Date of Award
Master of Science
Maxfield J. Schuchard
Mark E. Dean, Audris Mockus
This work evaluates Tor users' risk of de-anonymization in the presence of a network-level adversary. We evaluate the likelihood that a Tor user, who is consuming modern web content, will be susceptible to a traffic analysis or watermarking attack. This work shows that the previously studied point-to-point model for Tor connections is not realistic and does not fully capture the risk of de-anonymization for Tor users. We show these results by measuring network paths along key parts of a Tor circuit. First, we measure the paths between the Tor exit relays and web resources requested when accessing the Alexa Top 1000 websites. Then, we use available and trusted traceroute data to approximate paths between Tor users and likely guard nodes. Then, the intersection of these paths at an autonomous system level is examined to determine if they share any elements. If the intersection of the paths is non-empty, then a Tor user making a request with those paths is susceptible to de-anonymization.Results from weighted selection of Tor exit and guard relays indicate that a Tor user visiting a random Alexa Top 1000 website is susceptible to de-anonymization with 20% probability for almost half of the Alexa Top 1000. Multiple resources account for significant additional de-anonymization risk over the point-to-point model, and shorter network paths to content distribution nodes do not effectively compensate. Moreover, examining the intersection of paths to resources in the top-level domains of a website does not full eliminate the risk of de-anonymization under the AS-Aware Tor problem.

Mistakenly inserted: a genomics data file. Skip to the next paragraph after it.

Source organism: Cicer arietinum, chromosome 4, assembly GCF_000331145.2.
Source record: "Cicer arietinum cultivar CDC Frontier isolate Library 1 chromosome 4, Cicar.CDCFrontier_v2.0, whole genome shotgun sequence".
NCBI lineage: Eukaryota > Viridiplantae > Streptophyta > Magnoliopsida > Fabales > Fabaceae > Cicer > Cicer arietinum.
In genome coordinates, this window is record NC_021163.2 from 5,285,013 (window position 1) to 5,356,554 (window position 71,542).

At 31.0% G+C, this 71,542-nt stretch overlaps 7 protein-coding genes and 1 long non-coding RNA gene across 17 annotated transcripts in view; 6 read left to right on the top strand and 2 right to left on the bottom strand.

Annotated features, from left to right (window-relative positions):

Diamond, Joseph Parker, "The Effect of Modern Web Content and Caching on The Tor Onion Router. " Master's Thesis, University of Tennessee, 2018.